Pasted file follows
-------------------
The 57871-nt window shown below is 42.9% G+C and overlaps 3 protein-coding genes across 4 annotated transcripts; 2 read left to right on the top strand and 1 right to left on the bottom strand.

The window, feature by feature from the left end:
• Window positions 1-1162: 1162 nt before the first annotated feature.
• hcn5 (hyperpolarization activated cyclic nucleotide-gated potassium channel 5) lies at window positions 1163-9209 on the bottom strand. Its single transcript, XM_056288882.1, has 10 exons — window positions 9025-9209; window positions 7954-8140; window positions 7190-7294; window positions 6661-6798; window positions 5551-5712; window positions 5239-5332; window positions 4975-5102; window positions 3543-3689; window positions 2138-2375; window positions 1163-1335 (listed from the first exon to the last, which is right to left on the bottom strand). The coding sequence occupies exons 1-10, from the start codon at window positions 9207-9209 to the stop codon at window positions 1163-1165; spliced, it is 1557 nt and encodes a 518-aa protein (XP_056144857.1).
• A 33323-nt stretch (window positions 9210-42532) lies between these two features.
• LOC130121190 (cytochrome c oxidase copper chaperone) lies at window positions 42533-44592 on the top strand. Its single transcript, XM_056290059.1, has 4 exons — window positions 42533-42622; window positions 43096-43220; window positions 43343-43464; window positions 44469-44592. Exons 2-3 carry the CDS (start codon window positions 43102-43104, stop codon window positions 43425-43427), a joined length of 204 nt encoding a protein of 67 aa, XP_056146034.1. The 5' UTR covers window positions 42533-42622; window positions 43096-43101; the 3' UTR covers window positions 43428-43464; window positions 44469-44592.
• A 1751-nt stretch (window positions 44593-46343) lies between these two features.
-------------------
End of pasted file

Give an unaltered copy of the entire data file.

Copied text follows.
The 57871-nt window shown below is 42.9% G+C and overlaps 3 protein-coding genes across 4 annotated transcripts; 2 read left to right on the top strand and 1 right to left on the bottom strand.

The window, feature by feature from the left end:
• Window positions 1-1162: 1162 nt before the first annotated feature.
• hcn5 (hyperpolarization activated cyclic nucleotide-gated potassium channel 5) lies at window positions 1163-9209 on the bottom strand. Its single transcript, XM_056288882.1, has 10 exons — window positions 9025-9209; window positions 7954-8140; window positions 7190-7294; window positions 6661-6798; window positions 5551-5712; window positions 5239-5332; window positions 4975-5102; window positions 3543-3689; window positions 2138-2375; window positions 1163-1335 (listed from the first exon to the last, which is right to left on the bottom strand). The coding sequence occupies exons 1-10, from the start codon at window positions 9207-9209 to the stop codon at window positions 1163-1165; spliced, it is 1557 nt and encodes a 518-aa protein (XP_056144857.1).
• A 33323-nt stretch (window positions 9210-42532) lies between these two features.
• LOC130121190 (cytochrome c oxidase copper chaperone) lies at window positions 42533-44592 on the top strand. Its single transcript, XM_056290059.1, has 4 exons — window positions 42533-42622; window positions 43096-43220; window positions 43343-43464; window positions 44469-44592. Exons 2-3 carry the CDS (start codon window positions 43102-43104, stop codon window positions 43425-43427), a joined length of 204 nt encoding a protein of 67 aa, XP_056146034.1. The 5' UTR covers window positions 42533-42622; window positions 43096-43101; the 3' UTR covers window positions 43428-43464; window positions 44469-44592.
• A 1751-nt stretch (window positions 44593-46343) lies between these two features.